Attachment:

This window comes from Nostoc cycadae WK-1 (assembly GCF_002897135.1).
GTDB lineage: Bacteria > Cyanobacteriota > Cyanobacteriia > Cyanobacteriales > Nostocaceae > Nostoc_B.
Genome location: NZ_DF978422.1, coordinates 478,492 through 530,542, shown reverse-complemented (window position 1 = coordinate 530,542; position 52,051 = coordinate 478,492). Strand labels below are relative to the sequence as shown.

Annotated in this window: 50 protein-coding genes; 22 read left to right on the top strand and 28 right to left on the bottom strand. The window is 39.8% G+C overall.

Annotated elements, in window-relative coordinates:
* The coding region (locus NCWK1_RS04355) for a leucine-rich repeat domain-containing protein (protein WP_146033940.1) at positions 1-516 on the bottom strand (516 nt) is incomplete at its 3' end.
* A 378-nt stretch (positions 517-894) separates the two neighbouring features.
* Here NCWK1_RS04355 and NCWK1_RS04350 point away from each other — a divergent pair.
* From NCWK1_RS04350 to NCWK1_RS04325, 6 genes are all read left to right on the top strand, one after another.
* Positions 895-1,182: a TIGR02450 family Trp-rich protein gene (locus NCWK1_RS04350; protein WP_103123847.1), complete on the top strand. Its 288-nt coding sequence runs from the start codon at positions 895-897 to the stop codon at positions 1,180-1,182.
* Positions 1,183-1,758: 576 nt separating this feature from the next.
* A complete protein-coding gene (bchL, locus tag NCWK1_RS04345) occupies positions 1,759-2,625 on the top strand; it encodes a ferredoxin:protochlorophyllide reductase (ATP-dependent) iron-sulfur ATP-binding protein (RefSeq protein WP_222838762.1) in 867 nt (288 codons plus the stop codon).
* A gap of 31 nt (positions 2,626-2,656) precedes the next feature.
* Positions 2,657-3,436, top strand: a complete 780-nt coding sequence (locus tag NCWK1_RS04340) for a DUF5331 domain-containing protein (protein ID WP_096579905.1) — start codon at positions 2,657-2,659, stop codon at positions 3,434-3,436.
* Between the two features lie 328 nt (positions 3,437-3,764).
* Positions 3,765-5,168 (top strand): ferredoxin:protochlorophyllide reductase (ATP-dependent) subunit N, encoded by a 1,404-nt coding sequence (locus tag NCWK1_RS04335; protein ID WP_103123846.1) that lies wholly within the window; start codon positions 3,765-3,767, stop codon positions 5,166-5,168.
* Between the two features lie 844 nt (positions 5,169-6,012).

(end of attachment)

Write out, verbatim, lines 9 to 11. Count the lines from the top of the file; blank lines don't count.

* From NCWK1_RS04350 to NCWK1_RS04325, 6 genes are all read left to right on the top strand, one after another.
* Positions 895-1,182: a TIGR02450 family Trp-rich protein gene (locus NCWK1_RS04350; protein WP_103123847.1), complete on the top strand. Its 288-nt coding sequence runs from the start codon at positions 895-897 to the stop codon at positions 1,180-1,182.
* Positions 1,183-1,758: 576 nt separating this feature from the next.